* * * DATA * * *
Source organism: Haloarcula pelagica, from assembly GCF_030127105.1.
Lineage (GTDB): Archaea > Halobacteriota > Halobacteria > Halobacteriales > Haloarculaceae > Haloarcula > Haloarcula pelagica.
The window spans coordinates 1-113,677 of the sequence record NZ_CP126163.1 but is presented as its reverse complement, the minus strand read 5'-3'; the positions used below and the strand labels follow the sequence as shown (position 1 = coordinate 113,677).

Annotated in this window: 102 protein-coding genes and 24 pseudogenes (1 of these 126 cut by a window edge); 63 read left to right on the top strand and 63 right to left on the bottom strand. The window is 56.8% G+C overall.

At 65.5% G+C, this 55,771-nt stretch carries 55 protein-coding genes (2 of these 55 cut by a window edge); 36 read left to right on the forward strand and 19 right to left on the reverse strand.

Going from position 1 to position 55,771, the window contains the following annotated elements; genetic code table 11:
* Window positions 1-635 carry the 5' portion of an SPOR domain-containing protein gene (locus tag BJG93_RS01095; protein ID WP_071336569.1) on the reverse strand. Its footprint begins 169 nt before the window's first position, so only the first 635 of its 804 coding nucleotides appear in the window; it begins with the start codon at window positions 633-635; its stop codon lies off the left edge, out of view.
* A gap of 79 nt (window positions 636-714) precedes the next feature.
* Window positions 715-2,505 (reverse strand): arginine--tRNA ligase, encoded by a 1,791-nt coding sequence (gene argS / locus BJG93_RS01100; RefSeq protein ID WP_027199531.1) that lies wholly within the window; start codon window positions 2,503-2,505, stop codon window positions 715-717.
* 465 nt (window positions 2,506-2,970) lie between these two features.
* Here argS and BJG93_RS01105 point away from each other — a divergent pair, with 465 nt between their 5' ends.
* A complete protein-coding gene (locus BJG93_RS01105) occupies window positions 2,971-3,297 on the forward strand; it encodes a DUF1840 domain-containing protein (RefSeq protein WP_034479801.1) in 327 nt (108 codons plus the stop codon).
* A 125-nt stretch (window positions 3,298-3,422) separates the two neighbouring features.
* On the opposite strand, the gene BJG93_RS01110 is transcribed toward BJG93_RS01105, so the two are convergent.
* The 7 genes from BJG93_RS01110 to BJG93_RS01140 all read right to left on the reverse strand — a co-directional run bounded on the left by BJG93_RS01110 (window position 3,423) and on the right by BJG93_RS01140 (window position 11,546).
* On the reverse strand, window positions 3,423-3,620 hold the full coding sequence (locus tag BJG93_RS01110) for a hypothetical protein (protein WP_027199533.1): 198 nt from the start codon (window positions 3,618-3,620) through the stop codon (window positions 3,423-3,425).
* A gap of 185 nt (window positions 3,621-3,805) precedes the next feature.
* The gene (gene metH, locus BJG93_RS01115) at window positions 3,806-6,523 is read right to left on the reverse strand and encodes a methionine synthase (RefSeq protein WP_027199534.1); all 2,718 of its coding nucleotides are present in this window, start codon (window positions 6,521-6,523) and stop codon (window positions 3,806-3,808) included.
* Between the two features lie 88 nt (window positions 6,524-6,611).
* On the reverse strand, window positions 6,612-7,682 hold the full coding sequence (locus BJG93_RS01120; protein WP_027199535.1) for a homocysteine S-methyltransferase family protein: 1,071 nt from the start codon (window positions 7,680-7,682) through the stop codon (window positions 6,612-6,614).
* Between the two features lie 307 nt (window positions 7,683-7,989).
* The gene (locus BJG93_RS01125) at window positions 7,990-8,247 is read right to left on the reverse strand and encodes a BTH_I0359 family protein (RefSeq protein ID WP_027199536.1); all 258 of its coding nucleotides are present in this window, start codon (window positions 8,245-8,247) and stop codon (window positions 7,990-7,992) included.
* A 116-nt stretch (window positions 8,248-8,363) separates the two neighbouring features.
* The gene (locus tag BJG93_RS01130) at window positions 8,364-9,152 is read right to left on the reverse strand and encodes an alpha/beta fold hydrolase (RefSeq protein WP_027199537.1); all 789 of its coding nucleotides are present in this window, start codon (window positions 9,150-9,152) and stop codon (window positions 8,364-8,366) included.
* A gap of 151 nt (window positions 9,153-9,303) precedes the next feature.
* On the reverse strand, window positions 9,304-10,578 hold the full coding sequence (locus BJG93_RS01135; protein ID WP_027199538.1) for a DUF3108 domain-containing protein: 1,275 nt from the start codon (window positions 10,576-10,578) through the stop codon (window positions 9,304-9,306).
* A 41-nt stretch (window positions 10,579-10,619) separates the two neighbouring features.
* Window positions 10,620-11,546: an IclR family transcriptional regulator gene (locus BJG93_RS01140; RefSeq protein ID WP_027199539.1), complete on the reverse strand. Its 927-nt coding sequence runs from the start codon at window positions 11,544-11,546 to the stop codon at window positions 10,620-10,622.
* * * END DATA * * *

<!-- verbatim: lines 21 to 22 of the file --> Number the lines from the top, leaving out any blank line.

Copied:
* Between the two features lie 307 nt (window positions 7,683-7,989).
* The gene (locus BJG93_RS01125) at window positions 7,990-8,247 is read right to left on the reverse strand and encodes a BTH_I0359 family protein (RefSeq protein ID WP_027199536.1); all 258 of its coding nucleotides are present in this window, start codon (window positions 8,245-8,247) and stop codon (window positions 7,990-7,992) included.